The two booksellers in Watermark Book Co. were discussing a display of books on mythology when I walked into the store over the weekend. I suggested they include The Marriage of Cadmus and Harmony, Roberto Calasso’s lovely and elegant retelling of Greek and Roman myths. The woman worker who was discussing her thoughts about the display recalled Calasso’s book but wasn’t very familiar with it. I mentioned that another of Calasso’s books, Ka, was a retelling of Hindu myths, and that I also think of The Ruins of Kasch, which is set around the French Revolution, as a look at myths of ‘the modern’ that have played an important role in America’s conception of itself. The woman headed for her computer to look for Calasso and her co-worker mentioned that they had something by him in stock. She brought me their copy of K, Calasso’s book on Kafka that was published a few years ago.
I like this small store in Anacortes, Washington, which has high wooden shelves along the walls and a thoughtful selection of good literature. I’ve browsed here only once before, when I bought a handful of new things. The new nonfiction in stock has an eclectic feel.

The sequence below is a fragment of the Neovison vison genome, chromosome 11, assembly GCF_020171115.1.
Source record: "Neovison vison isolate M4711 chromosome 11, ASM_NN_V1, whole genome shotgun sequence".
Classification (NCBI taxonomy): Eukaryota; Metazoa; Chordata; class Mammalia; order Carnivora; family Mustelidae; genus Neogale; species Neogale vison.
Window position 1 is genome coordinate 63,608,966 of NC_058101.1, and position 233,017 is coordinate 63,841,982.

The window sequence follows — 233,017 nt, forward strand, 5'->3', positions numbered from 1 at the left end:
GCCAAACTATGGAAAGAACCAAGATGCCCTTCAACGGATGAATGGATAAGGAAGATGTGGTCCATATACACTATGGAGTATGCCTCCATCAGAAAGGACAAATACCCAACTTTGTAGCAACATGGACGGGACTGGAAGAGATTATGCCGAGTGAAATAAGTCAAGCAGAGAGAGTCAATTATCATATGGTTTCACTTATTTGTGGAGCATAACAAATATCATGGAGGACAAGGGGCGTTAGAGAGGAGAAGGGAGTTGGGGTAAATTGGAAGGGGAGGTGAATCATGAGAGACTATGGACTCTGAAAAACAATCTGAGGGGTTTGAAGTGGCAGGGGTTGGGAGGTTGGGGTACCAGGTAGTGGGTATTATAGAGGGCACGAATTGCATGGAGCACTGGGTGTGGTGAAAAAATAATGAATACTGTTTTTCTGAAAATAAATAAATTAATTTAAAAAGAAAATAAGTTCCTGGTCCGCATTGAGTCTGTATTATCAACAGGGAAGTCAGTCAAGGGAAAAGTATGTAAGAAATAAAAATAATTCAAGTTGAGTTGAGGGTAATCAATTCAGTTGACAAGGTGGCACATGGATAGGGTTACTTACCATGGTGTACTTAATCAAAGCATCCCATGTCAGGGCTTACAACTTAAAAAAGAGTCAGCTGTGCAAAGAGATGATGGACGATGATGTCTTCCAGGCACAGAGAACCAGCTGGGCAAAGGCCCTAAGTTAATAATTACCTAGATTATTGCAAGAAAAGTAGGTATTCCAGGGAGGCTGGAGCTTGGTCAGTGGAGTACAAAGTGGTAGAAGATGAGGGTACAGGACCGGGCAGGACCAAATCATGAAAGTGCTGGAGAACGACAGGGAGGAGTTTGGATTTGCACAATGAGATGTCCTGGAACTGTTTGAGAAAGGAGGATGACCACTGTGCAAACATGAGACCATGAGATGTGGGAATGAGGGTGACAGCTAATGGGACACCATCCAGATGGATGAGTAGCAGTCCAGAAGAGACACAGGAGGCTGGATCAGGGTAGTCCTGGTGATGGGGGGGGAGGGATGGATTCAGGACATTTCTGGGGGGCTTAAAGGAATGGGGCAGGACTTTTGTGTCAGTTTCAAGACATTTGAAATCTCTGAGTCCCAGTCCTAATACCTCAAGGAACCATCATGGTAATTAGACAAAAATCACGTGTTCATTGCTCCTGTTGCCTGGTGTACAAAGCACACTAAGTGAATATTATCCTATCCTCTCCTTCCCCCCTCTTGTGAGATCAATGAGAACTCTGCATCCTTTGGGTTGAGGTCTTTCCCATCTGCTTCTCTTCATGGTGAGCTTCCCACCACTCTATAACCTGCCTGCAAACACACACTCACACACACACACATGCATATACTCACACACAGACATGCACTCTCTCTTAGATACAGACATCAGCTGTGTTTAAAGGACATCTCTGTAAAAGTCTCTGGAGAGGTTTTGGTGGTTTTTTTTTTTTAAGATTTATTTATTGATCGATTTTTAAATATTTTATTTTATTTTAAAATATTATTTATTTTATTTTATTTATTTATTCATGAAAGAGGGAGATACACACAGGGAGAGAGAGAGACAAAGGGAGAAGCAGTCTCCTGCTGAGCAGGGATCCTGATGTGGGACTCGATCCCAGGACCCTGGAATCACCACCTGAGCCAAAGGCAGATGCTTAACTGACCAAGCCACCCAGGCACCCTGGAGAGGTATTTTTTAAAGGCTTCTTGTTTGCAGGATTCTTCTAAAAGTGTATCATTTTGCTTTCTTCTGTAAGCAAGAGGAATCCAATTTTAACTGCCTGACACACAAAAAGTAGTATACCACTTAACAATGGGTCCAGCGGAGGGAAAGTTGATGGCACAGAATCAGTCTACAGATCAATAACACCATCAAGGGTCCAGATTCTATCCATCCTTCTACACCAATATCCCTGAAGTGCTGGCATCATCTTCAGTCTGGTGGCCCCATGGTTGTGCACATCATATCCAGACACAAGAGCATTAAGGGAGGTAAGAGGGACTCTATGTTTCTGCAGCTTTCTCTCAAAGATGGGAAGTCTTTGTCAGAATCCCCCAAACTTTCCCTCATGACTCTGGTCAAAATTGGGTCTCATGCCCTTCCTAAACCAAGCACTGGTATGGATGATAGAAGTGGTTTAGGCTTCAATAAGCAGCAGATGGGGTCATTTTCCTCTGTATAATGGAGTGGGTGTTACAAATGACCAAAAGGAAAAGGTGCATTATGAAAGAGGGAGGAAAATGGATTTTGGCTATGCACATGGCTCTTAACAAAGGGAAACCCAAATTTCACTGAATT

A large dog stretched on the floor crunched on a dog biscuit. A customer who came in asked the booksellers if the dog was a writer. He then asked for books written by dogs, and the booksellers were back to their computers. I suggested that I thought that a dog of one of the Bush presidents had putatively written a book (although personally I’m doubtful about books by any of the dogs in either Bush White House). I also mentioned that Virginia Woolf, during a tense period in her creative life, had written Flush, a book supposedly written from the perspective of Elizabeth Barrett Brown’s spaniel. The spaniel offered thoughts on Barrett Brown’s exotic life. Woolf came to loathe the book.
Watermark has a human scale—it’s only a few paces wide but long enough for one to weave among the two central rows of low shelves. From any corner of the store one can engage in the conversations that occur at the counter. If only Watermark had a large, comfortable armchair or two poised in the middle of the store to encourage more lingering conversations, then perfection would be near.
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Watermark is the second accession in my virtual collection of bookstores. Why collect just books, when you can also [virtually] collect bookstores?